“An apple a day keeps the doctor away”. By choosing to eat a healthy diet you can prevent cardiovascular disease and associated complications. For the best results, combine the caloric intake from a healthy diet with regular physical exercise.
Eat a rich variety of fruit and vegetables. The more intense the color, the higher the content of micronutrients good for your health (eg. spinach, carrots, peaches, forrest fruit)
Choose wholegrain cereal and foods rich in fiber. This category includes vegetables, legumes (beans, lentil, etc) and fruit. Wholegrain cereals include wholewheat foods, oats, rye, barley, brown rice, buckwheat, bulgur, millet and qinoa.
Eat fish at leat twice per week.
“Oily” fish such as salmon, mackerel and sardines are rich in omega-3 fatty acids, eicosapentaenoic acid (EPA) and docosahexaenoic acid (DHA). Regular consumption of these fatty acids is associated with a lower risk of sudden death and coronary disease. At least 5-10% of the daily caloric intake should be made up of fat omega-6 acids found in vegetable oils such as oils made of sunflower, safflower, corn, soybeans, peanuts, other nuts and seeds.
Limit the intake of saturated fats (especially found in animal products) to less than 7% of the daily caloric intake. Reduce trans fats (hydrogenated fats and pastries and fast foods) to less than 1% of total calories, and cholesterol (eggs, dairy, red meat and poultry, fish and shellfish) should be reduced to less than 300 mg / day. Choose lean meats and vegetable alternatives (such as soy) milk containing little or no fat. Prepare red meat, skinless chicken and grilled or baked fish only.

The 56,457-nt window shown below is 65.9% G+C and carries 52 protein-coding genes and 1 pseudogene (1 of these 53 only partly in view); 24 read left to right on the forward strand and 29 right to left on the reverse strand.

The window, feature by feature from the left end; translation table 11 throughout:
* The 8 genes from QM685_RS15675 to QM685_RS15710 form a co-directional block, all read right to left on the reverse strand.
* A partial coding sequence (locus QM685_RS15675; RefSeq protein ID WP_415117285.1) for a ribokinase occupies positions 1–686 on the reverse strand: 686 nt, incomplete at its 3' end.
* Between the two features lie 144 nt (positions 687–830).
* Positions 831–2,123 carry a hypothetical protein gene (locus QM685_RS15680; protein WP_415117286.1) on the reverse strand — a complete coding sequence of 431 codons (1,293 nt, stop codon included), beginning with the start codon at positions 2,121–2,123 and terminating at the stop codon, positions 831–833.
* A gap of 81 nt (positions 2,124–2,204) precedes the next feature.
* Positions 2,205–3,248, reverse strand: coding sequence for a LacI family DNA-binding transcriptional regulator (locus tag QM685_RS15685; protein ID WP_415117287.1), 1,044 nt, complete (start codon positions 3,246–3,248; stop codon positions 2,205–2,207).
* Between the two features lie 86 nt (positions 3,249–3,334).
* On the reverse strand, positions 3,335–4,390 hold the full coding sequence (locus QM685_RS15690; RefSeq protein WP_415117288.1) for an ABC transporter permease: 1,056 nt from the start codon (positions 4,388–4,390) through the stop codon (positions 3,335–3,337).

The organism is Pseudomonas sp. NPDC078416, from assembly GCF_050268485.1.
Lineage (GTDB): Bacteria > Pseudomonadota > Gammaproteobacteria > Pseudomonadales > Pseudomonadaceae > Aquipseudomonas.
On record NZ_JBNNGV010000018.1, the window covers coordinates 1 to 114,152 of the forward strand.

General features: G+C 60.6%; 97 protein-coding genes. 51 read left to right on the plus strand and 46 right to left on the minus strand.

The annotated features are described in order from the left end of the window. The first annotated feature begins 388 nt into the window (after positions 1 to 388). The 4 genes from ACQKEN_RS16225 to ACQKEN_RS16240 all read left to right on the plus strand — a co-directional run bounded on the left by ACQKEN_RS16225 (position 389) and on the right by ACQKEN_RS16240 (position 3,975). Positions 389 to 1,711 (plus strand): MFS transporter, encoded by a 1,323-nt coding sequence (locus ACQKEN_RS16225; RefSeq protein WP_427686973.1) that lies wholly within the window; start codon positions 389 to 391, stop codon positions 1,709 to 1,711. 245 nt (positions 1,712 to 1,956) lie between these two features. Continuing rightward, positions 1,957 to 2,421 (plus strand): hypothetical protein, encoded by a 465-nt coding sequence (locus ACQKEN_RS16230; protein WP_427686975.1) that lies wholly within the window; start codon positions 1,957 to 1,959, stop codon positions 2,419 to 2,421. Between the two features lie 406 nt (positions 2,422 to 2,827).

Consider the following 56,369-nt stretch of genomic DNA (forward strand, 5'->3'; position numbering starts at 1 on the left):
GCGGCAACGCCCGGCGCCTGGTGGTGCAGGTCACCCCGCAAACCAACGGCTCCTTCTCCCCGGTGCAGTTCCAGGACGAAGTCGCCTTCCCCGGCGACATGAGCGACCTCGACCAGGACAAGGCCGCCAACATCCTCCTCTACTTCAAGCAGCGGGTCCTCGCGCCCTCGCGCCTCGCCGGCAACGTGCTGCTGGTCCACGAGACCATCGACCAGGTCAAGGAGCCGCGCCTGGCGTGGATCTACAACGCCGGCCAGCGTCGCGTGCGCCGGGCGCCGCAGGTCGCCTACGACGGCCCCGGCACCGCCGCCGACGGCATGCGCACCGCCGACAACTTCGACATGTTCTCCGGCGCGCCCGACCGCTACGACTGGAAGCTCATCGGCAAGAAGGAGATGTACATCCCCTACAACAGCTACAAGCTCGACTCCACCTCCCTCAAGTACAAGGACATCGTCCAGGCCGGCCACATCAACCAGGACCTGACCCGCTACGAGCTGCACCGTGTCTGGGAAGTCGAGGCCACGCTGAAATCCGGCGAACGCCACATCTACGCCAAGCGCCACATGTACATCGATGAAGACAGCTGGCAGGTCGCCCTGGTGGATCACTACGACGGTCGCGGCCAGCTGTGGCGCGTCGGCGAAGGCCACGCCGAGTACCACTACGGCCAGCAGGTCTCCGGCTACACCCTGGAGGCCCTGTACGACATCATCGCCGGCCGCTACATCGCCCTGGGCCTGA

Try to use little or no salt.
Try to avoid processed meat (rich in salt). Reducing salt intake will lead to lower blood pressure and cardiovascular disease risk.
Avoid foods and drinks with high sugar or sweeteners (glucose, fructose, maltose, sucrose, dextrose, concentrated juices, syrups).
Nutrition for children and adolescents.
Atherosclerotic plaque in the arteries forms during childhood. It is important that healthy eating habits start early to prevent the development of heart disease later in life. They should eat foods low in saturated and trans fats and cholesterol. Their diet must include fruits, vegetables, legumes, whole grains, low-fat dairy, fish and lean meat.
For more information or guidelines on nutrition, visit your personal physician!